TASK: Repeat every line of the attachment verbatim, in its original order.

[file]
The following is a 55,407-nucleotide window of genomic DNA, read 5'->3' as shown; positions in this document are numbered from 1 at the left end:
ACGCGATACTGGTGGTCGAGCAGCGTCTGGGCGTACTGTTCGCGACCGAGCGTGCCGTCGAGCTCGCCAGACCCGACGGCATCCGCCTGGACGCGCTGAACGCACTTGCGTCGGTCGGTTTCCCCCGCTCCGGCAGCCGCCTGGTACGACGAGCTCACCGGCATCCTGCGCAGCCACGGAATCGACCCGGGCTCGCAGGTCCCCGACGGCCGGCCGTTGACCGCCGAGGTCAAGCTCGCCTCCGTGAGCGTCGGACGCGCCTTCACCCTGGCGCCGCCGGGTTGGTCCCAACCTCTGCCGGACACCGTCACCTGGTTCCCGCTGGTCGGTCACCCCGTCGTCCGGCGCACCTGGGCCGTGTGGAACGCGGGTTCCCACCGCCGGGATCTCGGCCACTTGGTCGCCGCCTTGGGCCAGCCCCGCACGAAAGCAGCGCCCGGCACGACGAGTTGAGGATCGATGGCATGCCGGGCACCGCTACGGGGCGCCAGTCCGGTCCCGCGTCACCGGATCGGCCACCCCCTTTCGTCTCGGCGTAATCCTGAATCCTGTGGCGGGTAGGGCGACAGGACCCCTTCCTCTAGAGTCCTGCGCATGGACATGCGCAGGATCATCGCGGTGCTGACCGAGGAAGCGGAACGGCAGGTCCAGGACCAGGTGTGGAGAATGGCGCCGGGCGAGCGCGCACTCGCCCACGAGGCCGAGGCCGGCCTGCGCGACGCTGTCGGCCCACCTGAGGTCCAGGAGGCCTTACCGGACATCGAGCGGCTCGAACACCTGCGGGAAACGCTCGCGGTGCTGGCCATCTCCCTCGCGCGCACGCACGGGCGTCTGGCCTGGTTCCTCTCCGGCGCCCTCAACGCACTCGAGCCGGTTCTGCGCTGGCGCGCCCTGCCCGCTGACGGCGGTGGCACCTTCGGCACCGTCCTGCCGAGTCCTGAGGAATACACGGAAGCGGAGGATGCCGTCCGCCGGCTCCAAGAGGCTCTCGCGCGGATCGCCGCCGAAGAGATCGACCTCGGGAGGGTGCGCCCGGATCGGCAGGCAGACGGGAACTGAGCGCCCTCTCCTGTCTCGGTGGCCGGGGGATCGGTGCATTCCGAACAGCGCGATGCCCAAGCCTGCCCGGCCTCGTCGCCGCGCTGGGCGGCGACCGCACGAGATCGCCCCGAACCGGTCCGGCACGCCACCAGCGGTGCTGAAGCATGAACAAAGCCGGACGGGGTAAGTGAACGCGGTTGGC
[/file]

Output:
The following is a 55,407-nucleotide window of genomic DNA, read 5'->3' as shown; positions in this document are numbered from 1 at the left end:
ACGCGATACTGGTGGTCGAGCAGCGTCTGGGCGTACTGTTCGCGACCGAGCGTGCCGTCGAGCTCGCCAGACCCGACGGCATCCGCCTGGACGCGCTGAACGCACTTGCGTCGGTCGGTTTCCCCCGCTCCGGCAGCCGCCTGGTACGACGAGCTCACCGGCATCCTGCGCAGCCACGGAATCGACCCGGGCTCGCAGGTCCCCGACGGCCGGCCGTTGACCGCCGAGGTCAAGCTCGCCTCCGTGAGCGTCGGACGCGCCTTCACCCTGGCGCCGCCGGGTTGGTCCCAACCTCTGCCGGACACCGTCACCTGGTTCCCGCTGGTCGGTCACCCCGTCGTCCGGCGCACCTGGGCCGTGTGGAACGCGGGTTCCCACCGCCGGGATCTCGGCCACTTGGTCGCCGCCTTGGGCCAGCCCCGCACGAAAGCAGCGCCCGGCACGACGAGTTGAGGATCGATGGCATGCCGGGCACCGCTACGGGGCGCCAGTCCGGTCCCGCGTCACCGGATCGGCCACCCCCTTTCGTCTCGGCGTAATCCTGAATCCTGTGGCGGGTAGGGCGACAGGACCCCTTCCTCTAGAGTCCTGCGCATGGACATGCGCAGGATCATCGCGGTGCTGACCGAGGAAGCGGAACGGCAGGTCCAGGACCAGGTGTGGAGAATGGCGCCGGGCGAGCGCGCACTCGCCCACGAGGCCGAGGCCGGCCTGCGCGACGCTGTCGGCCCACCTGAGGTCCAGGAGGCCTTACCGGACATCGAGCGGCTCGAACACCTGCGGGAAACGCTCGCGGTGCTGGCCATCTCCCTCGCGCGCACGCACGGGCGTCTGGCCTGGTTCCTCTCCGGCGCCCTCAACGCACTCGAGCCGGTTCTGCGCTGGCGCGCCCTGCCCGCTGACGGCGGTGGCACCTTCGGCACCGTCCTGCCGAGTCCTGAGGAATACACGGAAGCGGAGGATGCCGTCCGCCGGCTCCAAGAGGCTCTCGCGCGGATCGCCGCCGAAGAGATCGACCTCGGGAGGGTGCGCCCGGATCGGCAGGCAGACGGGAACTGAGCGCCCTCTCCTGTCTCGGTGGCCGGGGGATCGGTGCATTCCGAACAGCGCGATGCCCAAGCCTGCCCGGCCTCGTCGCCGCGCTGGGCGGCGACCGCACGAGATCGCCCCGAACCGGTCCGGCACGCCACCAGCGGTGCTGAAGCATGAACAAAGCCGGACGGGGTAAGTGAACGCGGTTGGC